Traumatic memory is central to the latest film by Ukrainian director Sergei Loznitsa, My Joy (Schast'e moe). The film tells the darkly picaresque story of a flour deliveryman who, on a journey through rural Russia, encounters petty corruption, theft and violence. While clues such as the uniforms of the militia indicate that the film is set in Russia, it could take place almost anywhere in the rural, post-Soviet sphere. On his own website Loznitsa suggests that this is important to the film, saying ‘it is connected with the degradation and dying out of the space that speaks in the language of Platonov’s The Foundation Pit’. The local, rural dialects that form one aspect of Platonov’s language, and the culture they represent, are certainly strongly present in the film, although deeper affinities can also be found in its narrative ambiguity, journey structure and Dostoevsky-like examination of human baseness, cruelty and morality. What is most striking about the film, however, is its attitude to the past, or more specifically, how past traumas persist in the present.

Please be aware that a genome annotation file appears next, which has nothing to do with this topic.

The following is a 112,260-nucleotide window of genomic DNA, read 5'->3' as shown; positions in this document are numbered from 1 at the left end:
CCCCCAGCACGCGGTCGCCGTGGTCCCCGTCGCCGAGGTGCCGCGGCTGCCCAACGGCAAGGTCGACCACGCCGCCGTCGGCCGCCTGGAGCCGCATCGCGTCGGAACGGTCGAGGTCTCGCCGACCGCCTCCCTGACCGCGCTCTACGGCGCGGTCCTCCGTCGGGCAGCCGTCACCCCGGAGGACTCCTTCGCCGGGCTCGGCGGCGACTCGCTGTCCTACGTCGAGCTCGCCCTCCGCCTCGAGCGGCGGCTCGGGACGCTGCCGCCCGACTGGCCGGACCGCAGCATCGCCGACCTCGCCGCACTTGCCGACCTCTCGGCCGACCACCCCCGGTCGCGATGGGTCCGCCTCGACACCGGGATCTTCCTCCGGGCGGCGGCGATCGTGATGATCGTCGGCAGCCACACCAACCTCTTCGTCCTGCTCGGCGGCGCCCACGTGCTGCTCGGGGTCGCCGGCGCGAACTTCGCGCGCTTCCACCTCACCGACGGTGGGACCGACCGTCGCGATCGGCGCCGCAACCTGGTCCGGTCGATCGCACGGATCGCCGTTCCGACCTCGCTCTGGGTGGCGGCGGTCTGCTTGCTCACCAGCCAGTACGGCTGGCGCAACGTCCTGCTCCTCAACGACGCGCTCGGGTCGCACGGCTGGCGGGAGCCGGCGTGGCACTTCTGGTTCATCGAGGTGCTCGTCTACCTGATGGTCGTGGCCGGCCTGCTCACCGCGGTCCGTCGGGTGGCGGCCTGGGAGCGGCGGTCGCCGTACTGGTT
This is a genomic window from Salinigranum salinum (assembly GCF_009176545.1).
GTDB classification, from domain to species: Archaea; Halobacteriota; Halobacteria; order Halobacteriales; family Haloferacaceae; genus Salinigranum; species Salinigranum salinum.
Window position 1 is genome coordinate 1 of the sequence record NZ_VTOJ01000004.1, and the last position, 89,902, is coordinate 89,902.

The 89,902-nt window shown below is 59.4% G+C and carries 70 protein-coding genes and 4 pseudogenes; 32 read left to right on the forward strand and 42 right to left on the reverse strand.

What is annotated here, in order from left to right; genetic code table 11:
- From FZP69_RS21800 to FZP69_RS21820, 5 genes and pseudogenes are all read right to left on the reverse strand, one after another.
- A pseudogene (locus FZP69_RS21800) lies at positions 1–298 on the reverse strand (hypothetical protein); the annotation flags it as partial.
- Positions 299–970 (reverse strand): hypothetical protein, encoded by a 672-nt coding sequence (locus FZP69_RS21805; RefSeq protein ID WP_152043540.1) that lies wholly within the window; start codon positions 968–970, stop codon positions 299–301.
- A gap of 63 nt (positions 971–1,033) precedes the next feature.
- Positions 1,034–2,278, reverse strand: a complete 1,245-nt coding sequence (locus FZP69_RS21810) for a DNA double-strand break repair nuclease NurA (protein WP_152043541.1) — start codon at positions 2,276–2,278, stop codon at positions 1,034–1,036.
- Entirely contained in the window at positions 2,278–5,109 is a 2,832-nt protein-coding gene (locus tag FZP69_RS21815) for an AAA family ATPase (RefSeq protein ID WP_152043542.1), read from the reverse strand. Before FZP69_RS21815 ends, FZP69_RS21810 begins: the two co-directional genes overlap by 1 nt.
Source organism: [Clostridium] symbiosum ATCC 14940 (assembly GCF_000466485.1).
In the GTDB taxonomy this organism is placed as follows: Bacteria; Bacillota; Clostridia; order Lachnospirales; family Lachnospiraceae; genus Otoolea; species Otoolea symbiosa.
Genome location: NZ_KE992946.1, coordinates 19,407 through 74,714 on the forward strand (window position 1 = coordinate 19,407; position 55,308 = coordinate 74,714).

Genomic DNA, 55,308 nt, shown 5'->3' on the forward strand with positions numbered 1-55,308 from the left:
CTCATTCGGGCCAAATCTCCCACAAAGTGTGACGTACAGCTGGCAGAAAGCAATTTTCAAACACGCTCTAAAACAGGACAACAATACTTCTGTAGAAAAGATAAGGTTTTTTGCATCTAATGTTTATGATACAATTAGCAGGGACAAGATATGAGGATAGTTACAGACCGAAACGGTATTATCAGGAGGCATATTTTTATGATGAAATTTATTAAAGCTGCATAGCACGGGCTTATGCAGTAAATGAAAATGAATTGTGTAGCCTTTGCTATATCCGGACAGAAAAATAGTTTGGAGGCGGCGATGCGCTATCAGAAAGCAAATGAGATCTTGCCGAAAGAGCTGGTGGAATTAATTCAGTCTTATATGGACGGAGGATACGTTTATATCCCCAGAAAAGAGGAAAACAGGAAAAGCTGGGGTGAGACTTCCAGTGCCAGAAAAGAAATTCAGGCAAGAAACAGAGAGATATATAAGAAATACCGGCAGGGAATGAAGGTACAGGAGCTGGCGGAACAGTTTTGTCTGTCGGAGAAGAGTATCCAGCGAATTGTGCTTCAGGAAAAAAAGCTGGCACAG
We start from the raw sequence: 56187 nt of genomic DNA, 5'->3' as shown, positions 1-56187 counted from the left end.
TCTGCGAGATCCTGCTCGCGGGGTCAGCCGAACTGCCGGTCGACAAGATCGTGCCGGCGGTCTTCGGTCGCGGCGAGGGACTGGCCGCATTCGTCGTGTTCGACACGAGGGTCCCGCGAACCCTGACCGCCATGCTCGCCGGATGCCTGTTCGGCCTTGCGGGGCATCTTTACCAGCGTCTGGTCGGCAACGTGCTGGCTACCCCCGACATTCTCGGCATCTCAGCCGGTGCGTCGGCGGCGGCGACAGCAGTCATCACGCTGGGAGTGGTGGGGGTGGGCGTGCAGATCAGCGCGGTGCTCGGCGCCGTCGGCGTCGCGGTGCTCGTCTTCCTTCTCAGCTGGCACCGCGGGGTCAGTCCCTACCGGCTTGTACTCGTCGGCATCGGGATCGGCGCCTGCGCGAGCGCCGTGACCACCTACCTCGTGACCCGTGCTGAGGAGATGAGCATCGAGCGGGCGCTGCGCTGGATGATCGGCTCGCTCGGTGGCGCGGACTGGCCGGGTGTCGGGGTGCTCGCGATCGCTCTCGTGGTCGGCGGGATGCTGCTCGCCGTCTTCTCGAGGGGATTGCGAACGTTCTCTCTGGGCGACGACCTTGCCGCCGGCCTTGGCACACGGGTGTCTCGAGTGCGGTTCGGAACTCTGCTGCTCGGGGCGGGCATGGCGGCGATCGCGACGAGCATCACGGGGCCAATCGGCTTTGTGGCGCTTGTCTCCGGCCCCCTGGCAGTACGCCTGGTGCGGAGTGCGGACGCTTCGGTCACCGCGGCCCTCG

27 October 2010
15 October 2010
11 October 2010
The conflict over the removal of the Katyń cross from outside the Presidential Palace in Warsaw has found a new manifestation in the shape of a recently constructed monument to Red Army soldiers in Ossów near Warsaw. The monument has been vandalised twice since it was built earlier this year.